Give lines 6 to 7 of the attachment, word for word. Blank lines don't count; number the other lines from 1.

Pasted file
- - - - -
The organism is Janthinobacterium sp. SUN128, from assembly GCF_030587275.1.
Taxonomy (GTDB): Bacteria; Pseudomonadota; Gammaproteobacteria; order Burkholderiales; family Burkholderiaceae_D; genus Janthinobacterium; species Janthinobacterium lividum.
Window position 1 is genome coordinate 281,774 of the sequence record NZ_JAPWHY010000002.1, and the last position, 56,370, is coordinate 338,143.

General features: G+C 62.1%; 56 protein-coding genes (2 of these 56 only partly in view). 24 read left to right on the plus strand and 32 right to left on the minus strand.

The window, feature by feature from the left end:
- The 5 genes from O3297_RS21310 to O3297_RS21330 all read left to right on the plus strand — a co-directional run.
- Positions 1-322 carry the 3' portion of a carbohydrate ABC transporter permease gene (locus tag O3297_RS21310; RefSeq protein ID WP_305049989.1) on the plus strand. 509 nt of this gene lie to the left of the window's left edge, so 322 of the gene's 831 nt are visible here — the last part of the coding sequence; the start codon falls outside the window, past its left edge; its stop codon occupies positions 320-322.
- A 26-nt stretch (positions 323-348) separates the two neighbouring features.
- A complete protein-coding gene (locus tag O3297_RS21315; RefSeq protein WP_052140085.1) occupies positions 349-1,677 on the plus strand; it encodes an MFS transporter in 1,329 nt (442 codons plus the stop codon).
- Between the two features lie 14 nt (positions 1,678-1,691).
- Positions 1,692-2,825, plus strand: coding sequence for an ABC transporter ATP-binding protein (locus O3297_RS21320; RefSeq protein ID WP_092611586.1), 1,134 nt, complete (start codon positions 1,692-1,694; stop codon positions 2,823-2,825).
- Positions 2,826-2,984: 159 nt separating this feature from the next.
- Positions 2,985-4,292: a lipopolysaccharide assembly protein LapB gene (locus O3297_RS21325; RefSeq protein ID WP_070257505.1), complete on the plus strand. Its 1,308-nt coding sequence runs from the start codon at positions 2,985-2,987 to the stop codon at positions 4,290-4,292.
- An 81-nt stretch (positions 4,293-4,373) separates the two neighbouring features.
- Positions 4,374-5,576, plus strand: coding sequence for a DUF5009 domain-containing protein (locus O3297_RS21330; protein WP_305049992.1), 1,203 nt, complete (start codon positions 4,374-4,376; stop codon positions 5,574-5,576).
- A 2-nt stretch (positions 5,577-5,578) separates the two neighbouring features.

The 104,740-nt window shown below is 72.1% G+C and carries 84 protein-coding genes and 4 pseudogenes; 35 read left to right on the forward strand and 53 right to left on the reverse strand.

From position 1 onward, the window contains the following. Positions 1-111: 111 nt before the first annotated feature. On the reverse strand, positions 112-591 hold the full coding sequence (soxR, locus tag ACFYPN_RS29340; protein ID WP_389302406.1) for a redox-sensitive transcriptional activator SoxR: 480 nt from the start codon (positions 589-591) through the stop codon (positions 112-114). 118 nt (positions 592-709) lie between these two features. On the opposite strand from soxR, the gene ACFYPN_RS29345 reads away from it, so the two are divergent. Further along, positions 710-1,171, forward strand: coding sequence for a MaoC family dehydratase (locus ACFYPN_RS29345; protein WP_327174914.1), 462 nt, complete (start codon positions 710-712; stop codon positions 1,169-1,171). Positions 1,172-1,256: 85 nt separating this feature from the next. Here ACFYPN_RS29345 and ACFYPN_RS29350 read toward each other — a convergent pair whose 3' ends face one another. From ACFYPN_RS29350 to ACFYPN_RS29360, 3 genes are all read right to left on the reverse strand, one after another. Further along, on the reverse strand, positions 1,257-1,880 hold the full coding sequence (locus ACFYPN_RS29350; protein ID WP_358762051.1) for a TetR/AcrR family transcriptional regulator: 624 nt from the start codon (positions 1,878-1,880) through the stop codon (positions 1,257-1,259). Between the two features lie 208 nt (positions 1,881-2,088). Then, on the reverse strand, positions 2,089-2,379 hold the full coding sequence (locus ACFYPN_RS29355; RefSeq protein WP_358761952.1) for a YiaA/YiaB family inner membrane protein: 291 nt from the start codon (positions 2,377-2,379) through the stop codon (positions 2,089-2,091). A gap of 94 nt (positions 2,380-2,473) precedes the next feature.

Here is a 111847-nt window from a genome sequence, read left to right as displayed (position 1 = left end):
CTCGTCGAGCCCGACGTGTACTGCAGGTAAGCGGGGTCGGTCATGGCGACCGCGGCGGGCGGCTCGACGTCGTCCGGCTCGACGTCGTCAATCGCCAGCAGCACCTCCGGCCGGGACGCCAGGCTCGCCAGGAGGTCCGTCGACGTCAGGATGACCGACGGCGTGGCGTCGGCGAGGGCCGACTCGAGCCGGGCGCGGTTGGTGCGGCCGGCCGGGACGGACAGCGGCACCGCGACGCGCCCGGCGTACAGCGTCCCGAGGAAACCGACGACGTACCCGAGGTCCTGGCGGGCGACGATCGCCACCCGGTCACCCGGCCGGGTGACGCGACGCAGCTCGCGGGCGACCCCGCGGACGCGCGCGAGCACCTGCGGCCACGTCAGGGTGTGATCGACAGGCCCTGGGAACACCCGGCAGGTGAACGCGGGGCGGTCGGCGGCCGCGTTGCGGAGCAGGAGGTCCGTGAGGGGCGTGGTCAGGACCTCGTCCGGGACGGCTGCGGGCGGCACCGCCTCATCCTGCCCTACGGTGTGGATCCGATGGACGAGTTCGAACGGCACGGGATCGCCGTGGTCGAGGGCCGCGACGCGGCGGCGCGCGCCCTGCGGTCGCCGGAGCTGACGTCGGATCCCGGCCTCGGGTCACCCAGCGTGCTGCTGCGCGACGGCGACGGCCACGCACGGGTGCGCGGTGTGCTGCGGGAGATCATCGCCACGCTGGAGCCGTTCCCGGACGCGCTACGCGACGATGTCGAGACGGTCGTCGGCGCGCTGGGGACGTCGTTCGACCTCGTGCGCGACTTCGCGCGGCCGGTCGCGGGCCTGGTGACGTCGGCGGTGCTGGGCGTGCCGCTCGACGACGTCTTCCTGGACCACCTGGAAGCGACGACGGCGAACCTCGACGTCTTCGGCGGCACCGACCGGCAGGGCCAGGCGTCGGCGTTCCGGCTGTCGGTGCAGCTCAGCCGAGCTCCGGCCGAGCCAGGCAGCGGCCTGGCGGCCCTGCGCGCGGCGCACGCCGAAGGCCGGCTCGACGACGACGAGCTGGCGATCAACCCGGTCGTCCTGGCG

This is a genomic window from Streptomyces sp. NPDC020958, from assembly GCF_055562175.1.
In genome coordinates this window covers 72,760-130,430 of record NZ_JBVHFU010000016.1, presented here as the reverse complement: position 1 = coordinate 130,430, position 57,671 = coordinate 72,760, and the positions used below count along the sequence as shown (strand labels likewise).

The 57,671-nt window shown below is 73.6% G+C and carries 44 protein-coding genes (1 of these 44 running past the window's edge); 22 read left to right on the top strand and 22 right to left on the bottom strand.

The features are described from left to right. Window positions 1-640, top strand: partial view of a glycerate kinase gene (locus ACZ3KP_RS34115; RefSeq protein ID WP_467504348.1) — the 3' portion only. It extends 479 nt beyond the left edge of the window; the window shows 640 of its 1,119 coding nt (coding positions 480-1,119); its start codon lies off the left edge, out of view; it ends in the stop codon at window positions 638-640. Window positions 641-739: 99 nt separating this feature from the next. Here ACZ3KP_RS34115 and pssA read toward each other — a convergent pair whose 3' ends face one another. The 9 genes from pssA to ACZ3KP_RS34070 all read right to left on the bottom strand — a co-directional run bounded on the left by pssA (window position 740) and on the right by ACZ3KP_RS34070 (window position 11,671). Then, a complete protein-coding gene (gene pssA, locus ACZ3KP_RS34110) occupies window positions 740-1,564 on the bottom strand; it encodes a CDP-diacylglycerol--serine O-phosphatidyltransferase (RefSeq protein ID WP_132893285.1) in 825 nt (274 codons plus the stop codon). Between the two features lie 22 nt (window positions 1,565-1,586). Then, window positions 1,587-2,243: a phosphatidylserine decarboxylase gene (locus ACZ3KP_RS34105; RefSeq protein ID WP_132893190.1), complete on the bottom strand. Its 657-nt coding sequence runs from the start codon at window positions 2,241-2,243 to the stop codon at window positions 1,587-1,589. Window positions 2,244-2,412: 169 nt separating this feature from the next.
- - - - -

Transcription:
- The 5 genes from O3297_RS21310 to O3297_RS21330 all read left to right on the plus strand — a co-directional run.
- Positions 1-322 carry the 3' portion of a carbohydrate ABC transporter permease gene (locus tag O3297_RS21310; RefSeq protein ID WP_305049989.1) on the plus strand. 509 nt of this gene lie to the left of the window's left edge, so 322 of the gene's 831 nt are visible here — the last part of the coding sequence; the start codon falls outside the window, past its left edge; its stop codon occupies positions 320-322.